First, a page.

 Without team advocates in each of the areas affected
  by decisions, implementing a unilateral decision can
  become a healthcare manager’s worst nightmare.
               Who’s on the Team?
                            24

 Questions to can ask when assigned to a team:
   What are the goals of the team?

   How will they be measured?

   What are the short-term and long-term deadlines?

   When and where does the team meet?

   To whom do I report?

   What is my role on the team?

   What are my responsibilities in that role?
                 Good Managers
                           25

 Good managers don’t mind if a new staff member
  makes a list of questions and asks for clarification
  and direction.
 Coaching, mentoring, and guiding are all part of
  the manager’s role.
 Good managers want thoughtful observations
  from a new perspective: yours.
 Getting the Right Team Members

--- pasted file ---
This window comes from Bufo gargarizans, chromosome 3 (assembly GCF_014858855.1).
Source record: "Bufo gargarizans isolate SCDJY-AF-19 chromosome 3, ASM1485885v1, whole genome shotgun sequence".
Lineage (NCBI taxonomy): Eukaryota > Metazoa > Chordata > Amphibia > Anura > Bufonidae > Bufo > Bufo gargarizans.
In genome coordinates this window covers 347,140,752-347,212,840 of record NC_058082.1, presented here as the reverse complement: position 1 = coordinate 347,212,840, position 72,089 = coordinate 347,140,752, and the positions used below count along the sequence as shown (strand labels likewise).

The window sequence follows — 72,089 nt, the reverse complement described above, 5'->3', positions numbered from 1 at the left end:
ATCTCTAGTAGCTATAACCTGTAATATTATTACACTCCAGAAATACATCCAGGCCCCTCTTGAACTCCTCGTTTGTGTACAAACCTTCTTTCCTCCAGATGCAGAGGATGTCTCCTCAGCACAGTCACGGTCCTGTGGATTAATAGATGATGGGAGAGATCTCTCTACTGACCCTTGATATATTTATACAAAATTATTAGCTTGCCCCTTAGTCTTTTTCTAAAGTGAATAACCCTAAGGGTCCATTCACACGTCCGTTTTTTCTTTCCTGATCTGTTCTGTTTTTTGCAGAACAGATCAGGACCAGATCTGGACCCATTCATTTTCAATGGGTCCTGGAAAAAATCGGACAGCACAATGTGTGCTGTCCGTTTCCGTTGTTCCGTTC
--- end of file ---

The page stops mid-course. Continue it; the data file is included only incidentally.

26

Real world healthcare management problems are
  complex, complicated, and messy.
 Tame problems can be defined; wicked
  problems are difficult to define and not easily
  resolved (Drinka & Clark, 2000). You need to
  have every involved area’s input to analyze a
  wicked problem, because it won’t be solved by
  one person--or one discipline.
 Most problems fall across the continuum.
      Assessing Potential Teammates
                          27


Does this person:
 Belong to an area that’s affected by the problem at
  hand?
 Have the knowledge, skills, and disposition to do
  the tasks at hand?
 What role will this person play on the team?
      Assessing Potential Teammates
                         28


 Have the authority to make decisions and
  implement recommendations?
 Follow-through on assignments and tasks and
  meet deadlines?